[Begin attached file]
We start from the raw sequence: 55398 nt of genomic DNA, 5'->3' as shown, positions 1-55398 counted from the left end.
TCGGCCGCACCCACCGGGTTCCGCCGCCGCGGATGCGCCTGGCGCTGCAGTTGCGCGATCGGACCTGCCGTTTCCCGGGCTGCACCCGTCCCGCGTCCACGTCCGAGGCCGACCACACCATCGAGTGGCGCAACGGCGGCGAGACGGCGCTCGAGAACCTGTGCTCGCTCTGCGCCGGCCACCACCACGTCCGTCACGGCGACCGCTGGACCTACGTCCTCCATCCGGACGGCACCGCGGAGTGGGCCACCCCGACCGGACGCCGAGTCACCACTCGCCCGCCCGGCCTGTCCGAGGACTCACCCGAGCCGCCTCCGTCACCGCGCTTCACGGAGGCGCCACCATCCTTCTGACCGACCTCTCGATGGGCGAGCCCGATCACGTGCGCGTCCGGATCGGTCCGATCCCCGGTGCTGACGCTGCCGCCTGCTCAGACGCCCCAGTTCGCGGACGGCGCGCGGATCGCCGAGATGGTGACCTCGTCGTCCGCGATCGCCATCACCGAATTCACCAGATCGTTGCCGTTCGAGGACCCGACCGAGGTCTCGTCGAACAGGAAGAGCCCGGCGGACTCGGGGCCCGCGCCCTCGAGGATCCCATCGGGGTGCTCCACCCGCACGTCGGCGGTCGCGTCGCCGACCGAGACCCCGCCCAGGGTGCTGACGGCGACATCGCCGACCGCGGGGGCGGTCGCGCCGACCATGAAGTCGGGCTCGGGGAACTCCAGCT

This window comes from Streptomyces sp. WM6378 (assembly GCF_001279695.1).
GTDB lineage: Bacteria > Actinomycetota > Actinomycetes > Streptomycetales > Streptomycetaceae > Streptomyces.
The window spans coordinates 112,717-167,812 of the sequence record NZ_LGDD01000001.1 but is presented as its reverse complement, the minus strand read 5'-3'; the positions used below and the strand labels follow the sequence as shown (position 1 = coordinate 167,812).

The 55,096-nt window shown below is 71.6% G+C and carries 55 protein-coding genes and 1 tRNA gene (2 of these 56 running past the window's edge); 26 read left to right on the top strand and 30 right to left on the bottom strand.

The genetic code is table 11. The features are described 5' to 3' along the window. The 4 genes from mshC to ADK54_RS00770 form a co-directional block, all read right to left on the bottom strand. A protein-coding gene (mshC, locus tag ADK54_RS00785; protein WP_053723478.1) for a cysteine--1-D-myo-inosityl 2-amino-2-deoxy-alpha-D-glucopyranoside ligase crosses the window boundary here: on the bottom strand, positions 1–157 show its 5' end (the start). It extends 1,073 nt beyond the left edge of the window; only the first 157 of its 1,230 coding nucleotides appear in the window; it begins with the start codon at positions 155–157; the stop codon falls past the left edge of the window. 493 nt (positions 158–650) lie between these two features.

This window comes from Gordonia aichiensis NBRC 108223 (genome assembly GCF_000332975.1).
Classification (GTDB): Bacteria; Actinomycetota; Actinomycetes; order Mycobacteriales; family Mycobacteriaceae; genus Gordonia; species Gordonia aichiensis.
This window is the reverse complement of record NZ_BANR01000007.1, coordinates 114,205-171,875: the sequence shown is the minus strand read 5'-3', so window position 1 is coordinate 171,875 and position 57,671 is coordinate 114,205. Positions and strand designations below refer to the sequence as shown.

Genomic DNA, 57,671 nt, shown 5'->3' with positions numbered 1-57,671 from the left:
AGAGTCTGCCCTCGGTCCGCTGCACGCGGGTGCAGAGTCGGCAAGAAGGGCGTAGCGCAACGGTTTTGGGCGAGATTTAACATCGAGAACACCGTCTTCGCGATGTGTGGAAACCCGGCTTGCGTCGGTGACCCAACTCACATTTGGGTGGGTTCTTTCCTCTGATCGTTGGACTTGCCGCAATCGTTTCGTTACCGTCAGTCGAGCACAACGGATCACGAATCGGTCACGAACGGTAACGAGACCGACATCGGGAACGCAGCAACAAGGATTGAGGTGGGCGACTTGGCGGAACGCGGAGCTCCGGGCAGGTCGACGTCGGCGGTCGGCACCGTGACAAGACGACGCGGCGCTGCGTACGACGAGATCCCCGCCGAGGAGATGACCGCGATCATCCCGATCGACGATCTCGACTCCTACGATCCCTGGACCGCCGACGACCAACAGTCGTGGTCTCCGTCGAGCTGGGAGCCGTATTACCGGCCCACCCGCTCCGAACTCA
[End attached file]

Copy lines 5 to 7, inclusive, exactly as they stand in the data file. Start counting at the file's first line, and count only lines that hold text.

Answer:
The window spans coordinates 112,717-167,812 of the sequence record NZ_LGDD01000001.1 but is presented as its reverse complement, the minus strand read 5'-3'; the positions used below and the strand labels follow the sequence as shown (position 1 = coordinate 167,812).

The 55,096-nt window shown below is 71.6% G+C and carries 55 protein-coding genes and 1 tRNA gene (2 of these 56 running past the window's edge); 26 read left to right on the top strand and 30 right to left on the bottom strand.

The genetic code is table 11. The features are described 5' to 3' along the window. The 4 genes from mshC to ADK54_RS00770 form a co-directional block, all read right to left on the bottom strand. A protein-coding gene (mshC, locus tag ADK54_RS00785; protein WP_053723478.1) for a cysteine--1-D-myo-inosityl 2-amino-2-deoxy-alpha-D-glucopyranoside ligase crosses the window boundary here: on the bottom strand, positions 1–157 show its 5' end (the start). It extends 1,073 nt beyond the left edge of the window; only the first 157 of its 1,230 coding nucleotides appear in the window; it begins with the start codon at positions 155–157; the stop codon falls past the left edge of the window. 493 nt (positions 158–650) lie between these two features.